With new phone releases scheduled for both Samsung and Apple in the near future, and a whole bunch of people who will be looking to upgrade to either one of the two, I thought it a pretty fitting time to write an honest user review on both of the current handsets available at the moment from these top two mobile competitors.
I’m pretty fortunate when it comes to testing out phones. My partner works with them and is also a Samsung representative. We get a discount on all contracts and he is supplied with a new Samsung device. At the moment I use an iPhone 7 and he uses both an iPhone 7+ and a Samsung S8+. Over the past few weeks I have trialed all three handsets to find out how different they really are. I’m going to be honest with you and get it out of the way nice and early: I am not an expert. This is true for both phones and general technology. In fact I really am one of the least technical people, and this is not going to be a review filled with specs and technical jibber jabber, so apologies but if that’s what you were after. I’m writing this to explain the real pros and cons in my opinion. How the handsets compare to a consumer and an every day user. I’m hoping that this will have a lot more real life benefit to anyone similar to me who just wants it explained in layman terms. The reviews of all aspects listed are purely my honest opinions, I’m sure there will be people that completely disagree with me.
iOS vs Android
In terms of how easy the phone is to actually navigate I have to say that Apple have the upper hand. I find that the phone is easier to navigate because iOS launches the phone straight into the menu, whereas Android launches you into a pretty pointless home screen, from which you then have to navigate yourself into the menu. I know that sounds like a such a tiny little extra step but when you’re taking it just under a hundred times a day, every single time you open your phone it can get a little tedious.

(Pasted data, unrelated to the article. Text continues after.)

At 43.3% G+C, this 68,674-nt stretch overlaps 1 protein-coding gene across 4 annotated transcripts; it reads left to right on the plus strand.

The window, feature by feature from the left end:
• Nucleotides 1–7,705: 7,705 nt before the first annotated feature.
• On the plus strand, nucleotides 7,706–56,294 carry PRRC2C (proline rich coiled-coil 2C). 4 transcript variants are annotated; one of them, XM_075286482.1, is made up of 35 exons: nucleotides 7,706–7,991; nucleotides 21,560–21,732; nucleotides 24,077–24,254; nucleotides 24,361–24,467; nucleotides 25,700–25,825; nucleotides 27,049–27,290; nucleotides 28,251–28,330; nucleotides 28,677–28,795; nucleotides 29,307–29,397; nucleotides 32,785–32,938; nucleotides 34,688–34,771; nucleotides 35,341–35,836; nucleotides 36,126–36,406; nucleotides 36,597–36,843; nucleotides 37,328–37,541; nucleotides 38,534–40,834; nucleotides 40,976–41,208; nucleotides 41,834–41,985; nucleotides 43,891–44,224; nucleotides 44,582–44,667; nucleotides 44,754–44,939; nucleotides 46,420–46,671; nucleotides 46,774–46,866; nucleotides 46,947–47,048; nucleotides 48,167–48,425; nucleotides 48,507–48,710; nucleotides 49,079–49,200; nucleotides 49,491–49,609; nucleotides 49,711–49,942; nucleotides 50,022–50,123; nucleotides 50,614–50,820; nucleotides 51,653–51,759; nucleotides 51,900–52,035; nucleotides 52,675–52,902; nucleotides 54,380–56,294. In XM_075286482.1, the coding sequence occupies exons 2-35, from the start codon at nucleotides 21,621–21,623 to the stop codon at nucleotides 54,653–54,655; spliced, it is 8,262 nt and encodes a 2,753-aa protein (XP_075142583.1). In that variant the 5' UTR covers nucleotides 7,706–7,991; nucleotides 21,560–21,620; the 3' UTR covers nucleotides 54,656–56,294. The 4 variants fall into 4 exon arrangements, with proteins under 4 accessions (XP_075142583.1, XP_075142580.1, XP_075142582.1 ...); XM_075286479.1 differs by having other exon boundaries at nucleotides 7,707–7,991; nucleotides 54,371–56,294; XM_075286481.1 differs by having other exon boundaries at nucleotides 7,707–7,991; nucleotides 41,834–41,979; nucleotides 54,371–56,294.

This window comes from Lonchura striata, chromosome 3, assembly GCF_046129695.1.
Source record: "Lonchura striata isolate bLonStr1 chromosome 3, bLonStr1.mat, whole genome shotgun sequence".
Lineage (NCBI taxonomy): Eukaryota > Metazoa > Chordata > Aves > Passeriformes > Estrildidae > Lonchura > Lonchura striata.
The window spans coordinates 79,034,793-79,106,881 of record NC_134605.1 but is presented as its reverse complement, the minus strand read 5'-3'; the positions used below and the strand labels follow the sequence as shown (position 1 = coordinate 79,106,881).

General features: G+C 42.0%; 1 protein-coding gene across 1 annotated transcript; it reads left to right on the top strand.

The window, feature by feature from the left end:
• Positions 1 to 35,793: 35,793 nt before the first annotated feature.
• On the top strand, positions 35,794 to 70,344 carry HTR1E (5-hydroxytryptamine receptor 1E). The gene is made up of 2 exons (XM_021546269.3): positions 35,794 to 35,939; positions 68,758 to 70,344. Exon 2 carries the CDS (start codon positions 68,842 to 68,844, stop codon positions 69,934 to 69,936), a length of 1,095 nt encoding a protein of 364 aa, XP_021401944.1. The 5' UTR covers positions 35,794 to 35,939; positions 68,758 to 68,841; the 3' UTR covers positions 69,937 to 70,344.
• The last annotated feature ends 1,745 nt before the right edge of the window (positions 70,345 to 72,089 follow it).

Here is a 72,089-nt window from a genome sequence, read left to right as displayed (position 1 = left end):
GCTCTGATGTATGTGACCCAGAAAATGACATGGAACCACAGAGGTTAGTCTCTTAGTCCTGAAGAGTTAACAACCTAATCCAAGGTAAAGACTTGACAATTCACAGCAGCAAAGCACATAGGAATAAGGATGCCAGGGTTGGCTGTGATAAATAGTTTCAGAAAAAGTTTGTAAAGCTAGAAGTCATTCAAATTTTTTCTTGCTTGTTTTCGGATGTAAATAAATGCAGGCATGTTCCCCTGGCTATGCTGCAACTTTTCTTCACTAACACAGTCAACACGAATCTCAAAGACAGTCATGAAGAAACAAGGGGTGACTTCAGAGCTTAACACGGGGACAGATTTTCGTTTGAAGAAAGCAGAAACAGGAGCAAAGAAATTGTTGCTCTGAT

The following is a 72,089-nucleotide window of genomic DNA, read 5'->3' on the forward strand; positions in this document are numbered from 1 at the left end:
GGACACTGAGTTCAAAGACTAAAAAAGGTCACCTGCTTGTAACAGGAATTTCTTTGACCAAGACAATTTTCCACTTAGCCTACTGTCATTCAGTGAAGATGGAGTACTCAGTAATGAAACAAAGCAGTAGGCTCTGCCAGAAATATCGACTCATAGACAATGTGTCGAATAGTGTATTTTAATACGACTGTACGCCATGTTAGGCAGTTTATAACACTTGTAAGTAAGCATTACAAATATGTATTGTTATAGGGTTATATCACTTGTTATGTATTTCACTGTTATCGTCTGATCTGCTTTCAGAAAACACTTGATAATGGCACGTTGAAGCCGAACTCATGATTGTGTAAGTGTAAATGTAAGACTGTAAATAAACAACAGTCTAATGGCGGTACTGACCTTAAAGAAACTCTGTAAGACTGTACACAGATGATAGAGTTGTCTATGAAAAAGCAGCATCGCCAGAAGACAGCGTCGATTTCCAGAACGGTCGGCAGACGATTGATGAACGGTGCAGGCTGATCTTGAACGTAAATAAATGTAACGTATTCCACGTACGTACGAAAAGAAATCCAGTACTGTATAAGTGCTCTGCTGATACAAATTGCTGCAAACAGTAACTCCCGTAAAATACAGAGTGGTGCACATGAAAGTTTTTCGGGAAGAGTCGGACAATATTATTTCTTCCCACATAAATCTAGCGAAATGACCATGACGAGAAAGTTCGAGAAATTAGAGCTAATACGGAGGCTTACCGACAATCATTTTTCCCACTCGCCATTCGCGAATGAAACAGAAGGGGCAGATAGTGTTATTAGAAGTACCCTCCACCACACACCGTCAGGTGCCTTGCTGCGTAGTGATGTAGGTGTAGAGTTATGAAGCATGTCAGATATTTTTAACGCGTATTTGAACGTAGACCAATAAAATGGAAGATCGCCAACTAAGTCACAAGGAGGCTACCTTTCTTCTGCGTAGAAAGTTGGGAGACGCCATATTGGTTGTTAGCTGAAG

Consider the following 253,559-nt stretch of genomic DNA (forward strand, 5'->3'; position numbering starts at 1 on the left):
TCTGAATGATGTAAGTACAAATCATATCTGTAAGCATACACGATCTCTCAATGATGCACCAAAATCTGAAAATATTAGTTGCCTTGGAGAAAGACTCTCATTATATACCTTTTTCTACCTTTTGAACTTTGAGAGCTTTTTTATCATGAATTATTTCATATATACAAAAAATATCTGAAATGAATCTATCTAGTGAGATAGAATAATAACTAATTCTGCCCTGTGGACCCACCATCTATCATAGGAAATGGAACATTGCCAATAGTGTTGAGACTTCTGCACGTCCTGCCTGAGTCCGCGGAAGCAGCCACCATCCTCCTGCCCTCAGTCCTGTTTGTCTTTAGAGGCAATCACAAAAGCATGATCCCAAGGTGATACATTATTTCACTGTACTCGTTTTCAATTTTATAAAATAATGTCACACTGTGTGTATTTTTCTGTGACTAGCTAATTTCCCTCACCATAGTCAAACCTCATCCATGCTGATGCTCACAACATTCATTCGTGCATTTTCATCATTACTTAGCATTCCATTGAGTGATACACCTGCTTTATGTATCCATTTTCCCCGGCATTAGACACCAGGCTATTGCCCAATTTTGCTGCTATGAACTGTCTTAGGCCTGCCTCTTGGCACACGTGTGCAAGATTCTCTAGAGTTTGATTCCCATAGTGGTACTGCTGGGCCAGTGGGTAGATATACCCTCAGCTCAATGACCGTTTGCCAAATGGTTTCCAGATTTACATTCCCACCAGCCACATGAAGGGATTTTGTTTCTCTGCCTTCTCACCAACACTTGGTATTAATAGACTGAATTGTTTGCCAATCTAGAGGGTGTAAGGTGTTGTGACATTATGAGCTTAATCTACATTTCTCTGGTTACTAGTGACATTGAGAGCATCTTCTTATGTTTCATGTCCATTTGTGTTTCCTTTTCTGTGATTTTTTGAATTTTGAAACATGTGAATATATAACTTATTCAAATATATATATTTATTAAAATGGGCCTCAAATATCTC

This is a tough one because in my opinion there are pros and cons to each. A benefit of the Samsung (below right) is the access to the numbers and the full stop key as a standard part of the keyboard, you don’t have to access another keyboard in order to type them, they’re just there. Saying that, there are two disadvantages of the Samsung keyboard in my opinion. Firstly, emojis don’t come as standard, you have to download them. Now emojis are a pretty crucial part of text speak nowadays, at least they definitely are for me, and Apple (below left) trump Samsung by having them already built into their keyboard. Secondly, there is a settings key on the Samsung keyboard. Now I don’t really know why this is necessary, and I never found a use for it, but I did accidentally hit it a couple of times and its so frustrating because it takes you away from whatever you’re doing and into your phone settings, which I found pretty inconvenient.